On scientists and solidarity with Palestine
By Michael Harris
Volume 23, number 1, Science Under Occupation
See the interview with Steven and Hilary Rose.
The interview with Steven and Hilary Rose is a valuable reminder of the central role scientists played in setting the stage for international support of the Palestinian-led BDS campaign. The Roses wrote their letter to the Guardian in April 2002, in reaction to Israel’s “policy of violent repression against the Palestinian people in the Occupied Territories.” When their letter appeared with its first 120 signatures — by the end there were nearly 800 — a group of scientists in France was busy collecting signatures on a very similar letter, whose signatories affirmed that they “can no longer in good conscience continue to cooperate with official Israeli institutions, including universities.”
The French letter was published online on the website www.capjpo.org. For the remainder of the spring, the French group collaborated with the Roses and the French websites centralized comments and letters for and against the two petitions, including links to articles in the international press. Reactions from official scientific bodies were predictably hostile: Nature published an editorial entitled “Don’t boycott Israeli scientists,” and the National Academy of Science, the International Council for Science, the American Physical Society, among many other professional organizations, all issued statements condemning the British and French calls. These statements usually systematically misrepresented the movement as a call to boycott individual Israeli scientists rather than official Israeli institutions, and the British and French groups actively took part in the debate throughout 2002 (see for example this letter, signed by six mathematicians and published in Nature in May 2002).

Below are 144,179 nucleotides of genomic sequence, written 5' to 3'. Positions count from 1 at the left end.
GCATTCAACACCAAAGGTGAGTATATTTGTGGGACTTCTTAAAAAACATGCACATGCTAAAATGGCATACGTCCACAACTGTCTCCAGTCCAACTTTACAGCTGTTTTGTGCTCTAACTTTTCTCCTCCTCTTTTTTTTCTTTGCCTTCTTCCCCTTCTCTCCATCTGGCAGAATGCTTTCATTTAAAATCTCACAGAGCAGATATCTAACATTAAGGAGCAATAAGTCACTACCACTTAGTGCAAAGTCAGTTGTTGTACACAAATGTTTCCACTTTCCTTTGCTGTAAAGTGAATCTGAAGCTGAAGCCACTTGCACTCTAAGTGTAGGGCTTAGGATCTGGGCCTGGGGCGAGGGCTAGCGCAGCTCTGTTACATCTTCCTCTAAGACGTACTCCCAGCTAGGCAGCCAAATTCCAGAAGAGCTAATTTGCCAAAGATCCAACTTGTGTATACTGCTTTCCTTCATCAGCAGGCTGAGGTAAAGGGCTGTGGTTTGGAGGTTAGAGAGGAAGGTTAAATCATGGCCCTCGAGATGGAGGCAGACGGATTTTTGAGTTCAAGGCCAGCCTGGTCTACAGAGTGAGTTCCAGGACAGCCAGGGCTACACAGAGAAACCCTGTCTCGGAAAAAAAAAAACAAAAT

As the Roses point out, the letters of 2002 were superseded by the creation in 2004 of the Palestinian Campaign for the Academic and Cultural Boycott of Israel (PACBI). The PACBI call was soon endorsed by BRICUP (BRItish Committee for Universities for Palestine), which succeeded the informal group around the Rose initiative. Although the French website that had hosted the debate soon disappeared, its contents were posted a few years later by AURDIP (Association des Universitaires pour le Respect du Droit International en Palestine), the French counterpart to BRICUP created in 2009. The material disappeared again when the AURDIP website was temporarily shut down by a French-Israeli hacker, but is now available once more.
Scientists remain prominent among the core activists in both BRICUP and AURDIP, but have been less visible in the Palestine solidarity movement in the US since the days of the original SftP. I discuss some possible reasons for this in an article published in 2016. Fortunately, thanks in large part to the initiatives taken by Scientists for Palestine, particularly their events at Columbia (cosponsored by SftP) and MIT, young scientists in the US are increasingly aware that their Palestinian colleagues are still subject to Israel’s “policy of violent repression,” and are increasingly willing to mobilize on their behalf.
About the Author
Michael Harris is a mathematics professor at Columbia University. He was involved with SftP in the 1980s as an organizer of the Science for Nicaragua program. He taught in Paris for more than twenty years at Université Paris-Diderot; before that he taught at Brandeis University. He has also held visiting appointments at the Steklov Mathematical Institute in Moscow, Bethlehem University in Palestine, and the Institut des Hautes-Études Scientifiques in France, among other places. In France he was a founding member of AURDIP (Association des universitaires pour le respect du droit international en Palestine). His blog is mathematicswithoutapologies.wordpress.com.